The Lord said: I will name the five fleets of my chosen, and their names shall be everlasting on the earth. And the Lord named them Guatama, Shem, Jaffeth, Ham and Yista… The Lord said: From these, my seed, I will people the earth over in all its divisions. (Oahspe, The Lords’ First Book 1.48-9; Guatama signifies America and Yista signifies Japan.)
This five-fold classification seems to dovetail with the analysis of Johann Friedrich Blumenbach, known as the father of physical anthropology: Blumenbach divided the human race into five types: American (Guatama), Caucasian (Shem), Mongolian (Jaffeth), Ethiopian (Ham), and Malayan (Yista).
Along the same lines are myths with recollections of five rafts, or five “clamshells” (dug-outs?), or five eggs appearing suddenly on a mountaintop. Do they symbolize the diaspora? Are the five fleets personified by the Malekulans of Melanesia who attribute their megalithic-building tradition to five culture-bearing brothers, white men with aquiline noses? In India as well, the Pan-davas are five heroic brothers (in the Mahabharata), their name presumably based on Sanskrit pan-du, meaning “white, yellow-white pale.”
Most notably, the Irish Book of Invasions records a legend of five brothers who brought order, justice, and prosperity to Ireland. These people arrived in “thirty-four [e.a.] ships that traveled the open sea in search of new lands.” A “noble, sacrosanct, worthy people,” they arrived in Ireland some time after the forefathers of the Tuatha de Danaan, a “divine” (i.e., priestly) race. Elsewhere we hear an echo of this reckoning: “By the will of God, the ships were congregated into fleets; thirty-four [e.a.] ships into each fleet” (The Lords’ First Book 1.47).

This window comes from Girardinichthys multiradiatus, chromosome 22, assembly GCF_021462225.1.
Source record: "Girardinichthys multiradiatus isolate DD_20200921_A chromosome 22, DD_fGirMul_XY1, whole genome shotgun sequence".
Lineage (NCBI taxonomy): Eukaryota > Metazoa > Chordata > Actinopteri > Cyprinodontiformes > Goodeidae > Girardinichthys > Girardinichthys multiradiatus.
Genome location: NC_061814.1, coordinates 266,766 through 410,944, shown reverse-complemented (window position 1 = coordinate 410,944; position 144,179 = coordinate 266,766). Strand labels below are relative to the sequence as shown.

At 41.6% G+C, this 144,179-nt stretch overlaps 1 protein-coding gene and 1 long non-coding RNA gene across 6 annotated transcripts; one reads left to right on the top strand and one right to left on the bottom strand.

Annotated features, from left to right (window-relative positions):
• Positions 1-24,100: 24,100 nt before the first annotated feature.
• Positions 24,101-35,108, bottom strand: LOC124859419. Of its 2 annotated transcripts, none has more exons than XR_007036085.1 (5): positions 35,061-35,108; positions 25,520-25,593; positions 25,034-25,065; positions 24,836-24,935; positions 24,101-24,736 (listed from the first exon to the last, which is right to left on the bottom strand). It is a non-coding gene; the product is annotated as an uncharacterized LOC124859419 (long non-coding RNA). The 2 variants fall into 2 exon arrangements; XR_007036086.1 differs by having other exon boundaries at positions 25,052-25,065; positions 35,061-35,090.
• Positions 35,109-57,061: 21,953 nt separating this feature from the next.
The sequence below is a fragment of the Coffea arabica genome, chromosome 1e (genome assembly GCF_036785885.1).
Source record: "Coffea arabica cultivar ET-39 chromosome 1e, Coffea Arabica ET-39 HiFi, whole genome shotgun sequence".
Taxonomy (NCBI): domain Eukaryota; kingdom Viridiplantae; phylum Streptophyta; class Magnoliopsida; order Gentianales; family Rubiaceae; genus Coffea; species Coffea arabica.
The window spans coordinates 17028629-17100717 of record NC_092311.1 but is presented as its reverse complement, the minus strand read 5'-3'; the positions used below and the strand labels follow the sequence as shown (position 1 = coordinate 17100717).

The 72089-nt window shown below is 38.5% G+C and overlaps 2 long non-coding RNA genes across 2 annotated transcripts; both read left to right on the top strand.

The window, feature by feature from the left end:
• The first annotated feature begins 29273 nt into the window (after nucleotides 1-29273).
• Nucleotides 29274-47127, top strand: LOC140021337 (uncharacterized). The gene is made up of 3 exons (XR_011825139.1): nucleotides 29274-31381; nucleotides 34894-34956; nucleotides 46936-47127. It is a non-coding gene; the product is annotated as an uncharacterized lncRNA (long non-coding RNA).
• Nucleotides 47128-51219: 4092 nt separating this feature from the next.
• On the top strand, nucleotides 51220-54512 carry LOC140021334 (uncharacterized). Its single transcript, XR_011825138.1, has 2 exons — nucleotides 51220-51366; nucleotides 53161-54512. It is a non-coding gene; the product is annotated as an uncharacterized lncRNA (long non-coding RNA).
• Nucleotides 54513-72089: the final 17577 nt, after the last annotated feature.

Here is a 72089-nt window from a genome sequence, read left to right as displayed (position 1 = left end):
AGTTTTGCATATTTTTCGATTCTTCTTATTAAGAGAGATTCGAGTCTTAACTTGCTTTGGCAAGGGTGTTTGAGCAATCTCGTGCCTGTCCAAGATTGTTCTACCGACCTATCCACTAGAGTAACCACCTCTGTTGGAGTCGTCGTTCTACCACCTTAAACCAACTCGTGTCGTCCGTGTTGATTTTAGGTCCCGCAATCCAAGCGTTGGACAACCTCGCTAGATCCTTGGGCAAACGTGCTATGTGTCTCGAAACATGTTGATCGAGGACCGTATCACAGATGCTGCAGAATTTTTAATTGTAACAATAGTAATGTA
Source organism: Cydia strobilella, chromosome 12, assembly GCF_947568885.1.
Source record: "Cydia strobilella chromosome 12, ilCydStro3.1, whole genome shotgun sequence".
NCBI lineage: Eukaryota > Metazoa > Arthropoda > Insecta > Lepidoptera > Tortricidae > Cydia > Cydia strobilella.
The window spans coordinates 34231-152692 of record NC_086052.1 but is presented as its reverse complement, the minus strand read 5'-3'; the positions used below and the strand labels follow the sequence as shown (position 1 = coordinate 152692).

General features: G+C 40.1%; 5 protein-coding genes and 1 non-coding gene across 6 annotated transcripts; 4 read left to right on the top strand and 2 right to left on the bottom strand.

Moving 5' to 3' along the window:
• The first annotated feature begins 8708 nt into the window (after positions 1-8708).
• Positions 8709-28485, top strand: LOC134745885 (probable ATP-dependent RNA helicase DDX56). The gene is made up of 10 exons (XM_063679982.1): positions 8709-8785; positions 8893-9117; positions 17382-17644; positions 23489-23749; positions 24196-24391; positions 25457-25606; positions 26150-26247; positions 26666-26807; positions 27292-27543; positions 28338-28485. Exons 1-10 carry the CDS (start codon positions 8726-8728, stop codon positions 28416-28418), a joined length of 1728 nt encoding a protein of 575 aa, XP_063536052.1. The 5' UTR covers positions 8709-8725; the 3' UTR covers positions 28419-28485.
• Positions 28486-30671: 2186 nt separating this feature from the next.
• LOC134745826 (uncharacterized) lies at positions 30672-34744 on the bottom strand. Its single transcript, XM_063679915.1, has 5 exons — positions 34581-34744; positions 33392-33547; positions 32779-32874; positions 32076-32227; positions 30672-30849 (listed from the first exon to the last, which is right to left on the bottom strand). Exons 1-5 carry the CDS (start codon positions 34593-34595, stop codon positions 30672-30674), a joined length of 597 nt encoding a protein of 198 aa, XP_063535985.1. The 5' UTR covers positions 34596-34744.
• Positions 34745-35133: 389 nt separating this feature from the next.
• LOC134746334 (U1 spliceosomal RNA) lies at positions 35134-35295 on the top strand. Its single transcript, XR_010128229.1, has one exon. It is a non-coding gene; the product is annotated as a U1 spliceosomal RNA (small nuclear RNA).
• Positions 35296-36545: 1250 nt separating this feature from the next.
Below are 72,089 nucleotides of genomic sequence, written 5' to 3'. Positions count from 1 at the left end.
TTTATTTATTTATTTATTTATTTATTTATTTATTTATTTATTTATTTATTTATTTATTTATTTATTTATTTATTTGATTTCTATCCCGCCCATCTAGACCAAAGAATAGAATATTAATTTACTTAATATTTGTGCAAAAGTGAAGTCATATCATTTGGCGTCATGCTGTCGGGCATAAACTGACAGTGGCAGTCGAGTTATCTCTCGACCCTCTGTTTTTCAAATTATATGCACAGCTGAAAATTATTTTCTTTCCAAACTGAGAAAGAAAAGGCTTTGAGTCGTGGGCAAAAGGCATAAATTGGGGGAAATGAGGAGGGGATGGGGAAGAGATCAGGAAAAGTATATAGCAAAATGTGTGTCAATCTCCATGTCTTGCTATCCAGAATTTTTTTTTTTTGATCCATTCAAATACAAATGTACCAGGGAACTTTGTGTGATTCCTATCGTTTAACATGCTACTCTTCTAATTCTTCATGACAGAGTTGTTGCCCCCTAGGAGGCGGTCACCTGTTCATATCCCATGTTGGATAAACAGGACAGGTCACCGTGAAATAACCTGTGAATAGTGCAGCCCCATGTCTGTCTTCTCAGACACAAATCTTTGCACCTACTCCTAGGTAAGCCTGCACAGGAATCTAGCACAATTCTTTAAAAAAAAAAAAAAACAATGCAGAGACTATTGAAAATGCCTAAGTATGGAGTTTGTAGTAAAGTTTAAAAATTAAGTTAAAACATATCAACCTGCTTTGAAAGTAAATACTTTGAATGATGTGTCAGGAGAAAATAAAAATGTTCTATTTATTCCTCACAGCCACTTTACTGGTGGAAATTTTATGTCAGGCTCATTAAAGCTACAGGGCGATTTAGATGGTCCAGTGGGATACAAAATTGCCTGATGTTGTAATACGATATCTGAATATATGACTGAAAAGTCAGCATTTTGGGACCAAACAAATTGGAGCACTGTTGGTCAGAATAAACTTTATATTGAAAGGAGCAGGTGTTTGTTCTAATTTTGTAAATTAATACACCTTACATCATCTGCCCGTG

Spend some time with the many Flood legends of the world’s people and one thing, at least, becomes clear: whoever the survivors were, they ‘sapienized’ the earth. On every hand, they are reckoned the tribal initiators, the founders of post-cataclysmic civilization, bringing not only industry, science, tools, and skills but also temples, wisdom, and the arts of peace. They were, in short, the chosen people; just as the biblical Noah was esteemed the only blameless man (read: tribe) of that day. But all this is based on traditions. What about science and scholarship?